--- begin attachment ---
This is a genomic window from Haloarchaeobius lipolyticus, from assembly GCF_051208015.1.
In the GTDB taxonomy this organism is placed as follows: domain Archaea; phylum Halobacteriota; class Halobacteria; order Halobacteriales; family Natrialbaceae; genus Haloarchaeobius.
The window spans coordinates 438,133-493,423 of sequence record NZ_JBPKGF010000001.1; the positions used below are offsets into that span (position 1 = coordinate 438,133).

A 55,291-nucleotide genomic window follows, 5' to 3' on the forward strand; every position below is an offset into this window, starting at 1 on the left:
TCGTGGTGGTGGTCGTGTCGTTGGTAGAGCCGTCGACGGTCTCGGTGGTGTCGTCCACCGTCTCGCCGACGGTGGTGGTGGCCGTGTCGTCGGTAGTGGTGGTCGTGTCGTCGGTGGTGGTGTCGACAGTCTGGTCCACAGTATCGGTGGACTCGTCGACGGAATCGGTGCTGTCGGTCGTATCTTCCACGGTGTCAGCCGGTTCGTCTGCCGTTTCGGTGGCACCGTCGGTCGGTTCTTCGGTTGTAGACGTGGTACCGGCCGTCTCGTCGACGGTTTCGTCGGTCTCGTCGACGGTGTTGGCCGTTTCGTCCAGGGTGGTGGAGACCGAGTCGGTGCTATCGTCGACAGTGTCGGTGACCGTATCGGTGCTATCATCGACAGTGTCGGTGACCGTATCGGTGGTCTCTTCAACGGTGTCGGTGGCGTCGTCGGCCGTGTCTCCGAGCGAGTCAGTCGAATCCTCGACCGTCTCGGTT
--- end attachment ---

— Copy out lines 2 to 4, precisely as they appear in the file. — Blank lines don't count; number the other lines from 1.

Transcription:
In the GTDB taxonomy this organism is placed as follows: domain Archaea; phylum Halobacteriota; class Halobacteria; order Halobacteriales; family Natrialbaceae; genus Haloarchaeobius.
The window spans coordinates 438,133-493,423 of sequence record NZ_JBPKGF010000001.1; the positions used below are offsets into that span (position 1 = coordinate 438,133).

A 55,291-nucleotide genomic window follows, 5' to 3' on the forward strand; every position below is an offset into this window, starting at 1 on the left: